In The Irish News - August 23 1997: Cavan keeper Paul O'Dowd aiming to put best foot forward
CAVAN goalkeeper Paul O’Dowd admits he’s a bit of a maniac.
There was that time early in his inter-county career when he conceded the softest of goals in a National League game against Tipperary.
“It was a high ball in and the full-back Gavin Harton and I both called for it and the ball ended up in the net. The worst goal I’ve ever conceded.
“Well, I took a run at the post and gave it an almighty kick and broke my foot. I had to be taken off at half-time and nobody could understand how I had broken my foot.
“So I made up some sort of excuse about how I had turned my ankle.”
O’Dowd told himself afterwards that there would be no mention of the story until Cavan had won an Ulster title.
They did that and now they face Kerry in the All-Ireland SFC semi-final on Sunday.
“That’s my skeleton out of the closet. If people had known that I’d have been dropped off the Cavan panel as people would have thought I’m a complete lunatic.”
Martin McHugh joked recently that he knows O’Dowd is “mad”.
The Donegal man and his players have become used in recent years to the sound of the Baileboro keeper playing his guitar in the dressing-room prior to matches.
And unlike the hordes of youngsters who have followed Cavan’s every move this summer, O’Dowd was no football fanatic in his youth.
He enjoyed playing though and won two All-Ireland Vocational Schools medals with Cavan along with current county team-mates Philip Kermath, Adrian Lambe and Gerry Sheridan.
WITH the exception of two years’ ago, both St Gall’s and Dunloy, tonight’s Antrim Senior Football Championship semi-finalists at Casement Park, have figured prominently for quite a considerable time.
This season’s contest has seen both perform magnificently.
The Milltown men took out St Enda’s by six points in round one and Lamh Dhearg by four in the quarter-finals while Dunloy have been equally impressive in disposing of Davitts by five points and, against the odds, putting an end to Rossa’s hopes by a couple.
While St Gall’s reputation would set them up as favourites the outcome here is far from clear cut.
Certainly Seamus McGoran, David Smith, Aidan Shortt and Lenny Harbinson in the St Gall’s attack are all match winners with John Rafferty, Pat O’Connor and Mark McCrory other most dependable components.
Dunloy’s big guns are recognised more for their hurling achievements and, in all senses, their players perform a dual role.
Gregory O’Kane and Conor Cunning, recognised hurling attackers but ace football defenders, along with Colm McGuckian, Sean McIlhatton, Gary O’Kane, Nigel Elliott, Chris Kearns and Benny McGarry have all the necessary credentials to make life most difficult for the Milltown side.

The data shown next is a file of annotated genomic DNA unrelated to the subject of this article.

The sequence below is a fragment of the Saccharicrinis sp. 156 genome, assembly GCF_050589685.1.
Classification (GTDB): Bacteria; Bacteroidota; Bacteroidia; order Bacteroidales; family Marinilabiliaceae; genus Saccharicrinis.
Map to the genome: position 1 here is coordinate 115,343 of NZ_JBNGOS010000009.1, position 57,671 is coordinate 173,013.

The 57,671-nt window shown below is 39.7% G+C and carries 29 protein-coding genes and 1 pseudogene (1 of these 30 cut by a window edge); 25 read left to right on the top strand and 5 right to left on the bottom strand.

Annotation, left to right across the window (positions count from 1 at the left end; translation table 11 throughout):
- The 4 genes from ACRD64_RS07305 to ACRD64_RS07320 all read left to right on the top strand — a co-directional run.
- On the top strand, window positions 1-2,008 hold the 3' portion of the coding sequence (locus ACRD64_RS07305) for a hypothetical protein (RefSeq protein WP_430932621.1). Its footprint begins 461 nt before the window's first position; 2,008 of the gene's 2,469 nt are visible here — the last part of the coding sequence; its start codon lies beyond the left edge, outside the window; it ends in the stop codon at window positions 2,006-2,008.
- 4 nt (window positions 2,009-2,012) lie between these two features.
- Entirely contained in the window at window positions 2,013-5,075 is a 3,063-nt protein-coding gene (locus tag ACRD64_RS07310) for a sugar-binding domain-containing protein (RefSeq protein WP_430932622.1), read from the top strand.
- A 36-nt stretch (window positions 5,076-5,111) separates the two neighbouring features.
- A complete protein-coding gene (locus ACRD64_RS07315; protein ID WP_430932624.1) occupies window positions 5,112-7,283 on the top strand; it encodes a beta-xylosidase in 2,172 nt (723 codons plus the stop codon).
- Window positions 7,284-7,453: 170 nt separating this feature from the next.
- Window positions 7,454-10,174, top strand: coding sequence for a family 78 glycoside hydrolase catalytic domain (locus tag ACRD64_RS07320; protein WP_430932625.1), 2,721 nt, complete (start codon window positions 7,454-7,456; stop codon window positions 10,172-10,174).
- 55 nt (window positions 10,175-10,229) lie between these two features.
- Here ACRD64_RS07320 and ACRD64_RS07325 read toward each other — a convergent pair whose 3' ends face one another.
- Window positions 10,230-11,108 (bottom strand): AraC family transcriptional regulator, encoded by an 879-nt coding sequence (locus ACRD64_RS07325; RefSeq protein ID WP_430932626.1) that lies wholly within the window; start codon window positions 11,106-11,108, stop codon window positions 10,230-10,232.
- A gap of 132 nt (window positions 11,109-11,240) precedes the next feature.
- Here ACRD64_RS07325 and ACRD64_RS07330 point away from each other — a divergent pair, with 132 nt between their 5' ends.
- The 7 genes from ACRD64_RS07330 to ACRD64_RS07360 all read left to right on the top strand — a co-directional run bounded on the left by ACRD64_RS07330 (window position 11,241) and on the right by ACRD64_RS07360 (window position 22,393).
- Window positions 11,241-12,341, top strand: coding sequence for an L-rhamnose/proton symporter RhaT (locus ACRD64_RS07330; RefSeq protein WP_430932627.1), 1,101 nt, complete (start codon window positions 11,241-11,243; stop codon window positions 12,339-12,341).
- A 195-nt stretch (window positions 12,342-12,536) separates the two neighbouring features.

But perhaps it may just end there.
The experience of recent years has taught the Light Blues invaluable lessons and, at the end of the hour, they should have booked a final placing.
ANTRIM teenager Dermot Hamill, who last season scooped the junior Olympic title in Michigan, tonight faces another top American, this time in his own Ballymena back yard.
Hamill (16) steps in against Chicago flyweight champ Sean Mulkerran in one of the main events on the Northern Ireland Boys’ Clubs versus Mayo Daley’s Youth Boxing All Stars in the Tullyglass Hotel.
The dinner, boxing and cabaret evening is the third bill in seven days for the visiting American side. Last Saturday they defeated a strong Belfast squad 5-3 before drawing 4-4 with the pride of Derry in a mid-week encounter in the Creggan.
Mulkerran was involved on both occasions – won one lost one – and could find Hamill, a four times Irish and former British boy champion, quite a tough terrier to tangle with.
Hamill, nephew of former Commonwealth gold medalist Gerry, is one of four young All Saints boxers on tonight’s showpiece.
Barry Johnson (42 kilos), Joe Rea (48 kilos) and light middle Andy Gibson are also in action and fireworks are expected when 17-year-old Gibson clashes with Rudy Cisinors, a teak tough Mexican-American.
LIFE must seem good to the average GAA fan in Cavan with success on the handball court going hand in foot, so to speak, with the success of their footballers.
Raymond Cunningham must be having the year of his young life, playing senior handball and football for his county, although he and Michael Finnegan lost out to Pat Hall and Seamus Ahern in the quarter-finals of the senior softball doubles at Kells on Tuesday night, the experience gained will bring success in the future.
The 21-16, 21-11 defeat may have ended Cunningham’s dream of appearing in All-Ireland finals in both football and handball, but his hunger for All-Ireland glory will still take some quenching when he faces Kerry in the football.
For Finnegan the loss in the singles to Kilkenny’s Eugene Downey last week was a disappointment but he put up a credible performance in his first year in senior handball before losing 21-12 in the third game.
Paul Brady, who followed in Finnegan’s footsteps when winning a world title in Canada at 17 and Under is another Cavan handballer who continues to impress.
He should progress to another All-Ireland final when he meets Galway’s Paul McHugh in the minor singles next week.